If you’re interested in finding out more about what might be behind issues such as anxiety, depression and low self-esteem and what you can do about it, I’ve listed some helpful book suggestions below.

Emotions/Childhood emotional neglect: Running on Empty: Overcome Your Childhood Emotional Neglect – Jonice Webb (with Christine Musello)

This is an accessible book introducing the concept of Childhood Emotional Neglect (CEN) and highlighting what happens when children don’t have their feelings validated enough in childhood.  Running on Empty can be particularly eye opening for those who feel like ‘nothing bad happened to me’ but still struggle with overwhelming feelings or often feel different and disconnected from others.  The book includes concrete strategies to help you move on and was followed up by Running On Empty No More, which focuses more on CEN and relationships.

Art, creativity and play: The Artist’s Way – Julia Cameron

This book might seem a strange choice for this list, but I found The Artist’s Way a useful practical guide for connecting with play and creativity, both of which are crucial for our mental health and wellbeing.

“The opposite of play is not work – the opposite of play is depression.” Dr Stuart Brown

When I recommend this book to people, I usually mention that Julia references God in the book, as I know this will be off-putting for some.  Although Cameron writes about how atheists can work with this, if it is a deal breaker for you then check out Syllabus: Notes from an Accidental Professor by Lynda Barry for more creativity exercises and advice.

Mindset and learning: Mindset – Carol Dweck

Dweck’s work is mostly known in education circles, but I think her concepts of growth vs fixed mindset also have relevance to therapy and counselling.  The Growth mindset is linked to higher motivation and achievement and is characterised by embracing challenges rather than avoiding them, learning from constructive criticism rather than ignoring it, and by understanding effort as essential to success rather than a sign that you’re not a natural at something.  A growth mindset can help us whenever we’re learning new skills in counselling and psychotherapy, such as developing self-awareness, emotional regulation, self-compassion, or relational skills such as assertiveness and communication. Dweck’s book helps identify which mindset you currently have and gives advice on how to switch from a fixed to a growth approach.

CPTSD, trauma: Complex PTSD – From Surviving to Thriving – Pete Walker

Pete Walker’s influential and well-regarded book on C-PTSD provides an in-depth guide and map to dealing with childhood trauma. C-PTSD is a term which is still gaining recognition and the book has been particularly helpful for those who originally felt their childhood was ‘normal’ to understand and deal with their experiences and current symptoms.  Pete draws extensively on his own experience and I’ve found his concept of ‘emotional flashback’ (as opposed to the more widely known flashback of PTSD) particularly useful. You can read his Steps for Managing Flashbacks online here.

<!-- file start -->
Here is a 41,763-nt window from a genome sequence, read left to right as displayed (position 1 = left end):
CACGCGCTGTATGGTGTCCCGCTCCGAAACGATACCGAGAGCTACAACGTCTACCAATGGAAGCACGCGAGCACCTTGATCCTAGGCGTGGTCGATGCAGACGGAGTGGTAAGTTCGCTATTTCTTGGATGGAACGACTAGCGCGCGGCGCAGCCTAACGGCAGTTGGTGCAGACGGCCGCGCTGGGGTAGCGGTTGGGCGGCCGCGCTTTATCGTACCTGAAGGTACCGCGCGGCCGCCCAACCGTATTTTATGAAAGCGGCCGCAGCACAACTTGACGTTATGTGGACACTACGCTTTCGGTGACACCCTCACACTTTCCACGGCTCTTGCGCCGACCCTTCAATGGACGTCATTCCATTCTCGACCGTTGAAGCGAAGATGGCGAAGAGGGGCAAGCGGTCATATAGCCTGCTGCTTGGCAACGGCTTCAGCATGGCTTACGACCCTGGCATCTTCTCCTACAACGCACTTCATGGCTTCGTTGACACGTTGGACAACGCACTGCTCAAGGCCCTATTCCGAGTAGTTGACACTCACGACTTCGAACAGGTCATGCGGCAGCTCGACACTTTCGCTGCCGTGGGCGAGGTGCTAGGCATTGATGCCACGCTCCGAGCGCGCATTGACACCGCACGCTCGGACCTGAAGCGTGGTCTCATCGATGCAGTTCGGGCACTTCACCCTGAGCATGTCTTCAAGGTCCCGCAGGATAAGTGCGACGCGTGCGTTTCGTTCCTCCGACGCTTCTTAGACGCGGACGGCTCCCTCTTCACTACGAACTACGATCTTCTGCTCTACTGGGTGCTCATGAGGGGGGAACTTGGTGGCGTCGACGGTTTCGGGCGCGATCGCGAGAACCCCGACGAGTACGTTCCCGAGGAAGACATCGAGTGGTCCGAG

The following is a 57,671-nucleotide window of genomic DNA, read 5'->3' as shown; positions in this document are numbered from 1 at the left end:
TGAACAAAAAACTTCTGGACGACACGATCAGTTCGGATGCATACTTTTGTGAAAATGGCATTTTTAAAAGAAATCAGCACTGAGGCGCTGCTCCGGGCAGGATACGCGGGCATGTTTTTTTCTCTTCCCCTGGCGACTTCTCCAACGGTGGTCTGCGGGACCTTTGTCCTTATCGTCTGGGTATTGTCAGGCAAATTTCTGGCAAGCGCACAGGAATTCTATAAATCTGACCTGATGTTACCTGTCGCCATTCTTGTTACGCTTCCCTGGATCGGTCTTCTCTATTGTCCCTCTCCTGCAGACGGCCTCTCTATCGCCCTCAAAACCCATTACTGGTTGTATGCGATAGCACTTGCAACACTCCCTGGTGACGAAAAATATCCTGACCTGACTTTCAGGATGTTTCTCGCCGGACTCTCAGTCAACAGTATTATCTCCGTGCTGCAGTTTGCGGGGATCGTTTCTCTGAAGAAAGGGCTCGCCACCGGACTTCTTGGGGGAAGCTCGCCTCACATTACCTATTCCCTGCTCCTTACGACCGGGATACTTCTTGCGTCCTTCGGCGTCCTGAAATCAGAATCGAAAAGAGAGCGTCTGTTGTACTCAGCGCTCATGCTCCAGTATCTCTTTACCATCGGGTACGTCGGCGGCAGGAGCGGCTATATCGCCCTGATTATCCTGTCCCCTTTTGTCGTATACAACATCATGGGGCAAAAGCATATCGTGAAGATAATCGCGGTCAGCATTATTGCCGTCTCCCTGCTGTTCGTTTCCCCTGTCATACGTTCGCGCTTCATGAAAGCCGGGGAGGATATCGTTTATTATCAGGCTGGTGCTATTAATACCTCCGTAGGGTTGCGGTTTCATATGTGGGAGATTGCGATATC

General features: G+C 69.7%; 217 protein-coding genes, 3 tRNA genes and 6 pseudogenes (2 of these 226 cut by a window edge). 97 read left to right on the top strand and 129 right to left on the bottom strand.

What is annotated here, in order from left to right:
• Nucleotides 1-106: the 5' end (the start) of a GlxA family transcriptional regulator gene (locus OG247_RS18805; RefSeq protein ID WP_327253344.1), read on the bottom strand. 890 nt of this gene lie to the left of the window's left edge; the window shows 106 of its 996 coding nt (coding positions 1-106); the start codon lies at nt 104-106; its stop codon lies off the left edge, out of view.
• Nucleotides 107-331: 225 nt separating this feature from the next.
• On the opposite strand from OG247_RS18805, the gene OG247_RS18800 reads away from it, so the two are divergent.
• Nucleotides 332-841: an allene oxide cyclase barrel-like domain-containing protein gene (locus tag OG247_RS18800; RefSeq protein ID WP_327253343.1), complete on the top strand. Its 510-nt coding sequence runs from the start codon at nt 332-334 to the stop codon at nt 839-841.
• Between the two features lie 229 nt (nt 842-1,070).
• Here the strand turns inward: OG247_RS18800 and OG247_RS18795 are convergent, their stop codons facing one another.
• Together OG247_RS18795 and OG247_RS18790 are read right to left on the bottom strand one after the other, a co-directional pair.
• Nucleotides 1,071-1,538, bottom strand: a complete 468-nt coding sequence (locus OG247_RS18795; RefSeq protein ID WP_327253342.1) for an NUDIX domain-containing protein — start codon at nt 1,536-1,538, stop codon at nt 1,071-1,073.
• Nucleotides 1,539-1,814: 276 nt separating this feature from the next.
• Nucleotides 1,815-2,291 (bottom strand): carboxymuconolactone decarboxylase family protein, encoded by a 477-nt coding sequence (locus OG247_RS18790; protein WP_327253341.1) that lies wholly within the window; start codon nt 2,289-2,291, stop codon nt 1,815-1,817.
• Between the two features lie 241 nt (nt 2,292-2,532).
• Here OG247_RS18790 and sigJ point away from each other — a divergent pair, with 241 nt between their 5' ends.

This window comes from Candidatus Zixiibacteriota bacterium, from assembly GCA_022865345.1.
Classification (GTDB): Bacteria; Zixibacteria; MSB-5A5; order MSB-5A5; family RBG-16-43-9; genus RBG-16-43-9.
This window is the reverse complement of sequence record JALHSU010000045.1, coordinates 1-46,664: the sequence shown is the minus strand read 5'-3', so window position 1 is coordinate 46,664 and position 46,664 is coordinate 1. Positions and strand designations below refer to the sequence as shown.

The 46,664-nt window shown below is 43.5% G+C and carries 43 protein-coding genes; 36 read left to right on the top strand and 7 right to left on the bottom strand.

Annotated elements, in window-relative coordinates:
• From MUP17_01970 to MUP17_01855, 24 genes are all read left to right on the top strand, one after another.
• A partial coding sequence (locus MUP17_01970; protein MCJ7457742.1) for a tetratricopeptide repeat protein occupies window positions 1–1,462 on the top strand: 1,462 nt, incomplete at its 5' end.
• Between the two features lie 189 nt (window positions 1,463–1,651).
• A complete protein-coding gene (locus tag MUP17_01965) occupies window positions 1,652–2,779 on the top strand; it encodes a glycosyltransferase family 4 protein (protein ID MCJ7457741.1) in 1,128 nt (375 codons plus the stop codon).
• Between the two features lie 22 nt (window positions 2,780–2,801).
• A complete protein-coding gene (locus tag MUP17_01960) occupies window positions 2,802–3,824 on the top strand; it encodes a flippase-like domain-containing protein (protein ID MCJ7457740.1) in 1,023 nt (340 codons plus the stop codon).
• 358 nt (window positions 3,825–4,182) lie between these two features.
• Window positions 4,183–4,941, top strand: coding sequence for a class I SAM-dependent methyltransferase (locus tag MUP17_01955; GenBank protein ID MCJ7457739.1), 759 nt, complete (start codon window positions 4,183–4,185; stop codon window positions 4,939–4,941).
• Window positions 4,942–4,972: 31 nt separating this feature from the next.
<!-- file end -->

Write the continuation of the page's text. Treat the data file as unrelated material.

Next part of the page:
Although I list it here and know many find it helpful, I also know that the book can stir up a lot of difficult memories and feelings, so please take care with this one and access more support if needed.

Self-compassion/mindfulness: The Mindful Self-Compassion Workbook: A Proven Way to Accept Yourself, Build Inner Strength, and Thrive – Kristin Neff and Christopher Germer

Many of us struggle with perfectionism and an over-active inner critic who attacks us for even the slightest mistake. The habit of strong self-criticism may have begun as an attempt to protect and motivate us and sometimes we may worry that if we drop our critical voice, we’ll never get anything done. However, the research points to the opposite (which reminds me of Louise Hay’s quote ‘You’ve been criticizing yourself for years and it hasn’t worked.  Try approving of yourself and see what happens’). The workbook can help counter our inner criticism with a range of powerful exercises to build self-compassion (which the authors define as “giving ourselves the kindness and care we’d give to a good friend”).

Kristin Neff also offers a range of great free guided self-compassion exercises on her website along with measure of how self-compassionate you are currently.

I expect this blog post might end up being part one of many but for now I’ve capped this list at 5 as I didn’t want it to end up too long and overwhelming! What would be on your list?

Self-help books can be really useful in helping us understand more about ourselves and giving us ideas of how to move forward, but sometimes we need more support to work through what’s holding us back. If you’d like to find out more about how we could work together to bring about the changes you want to see – get in touch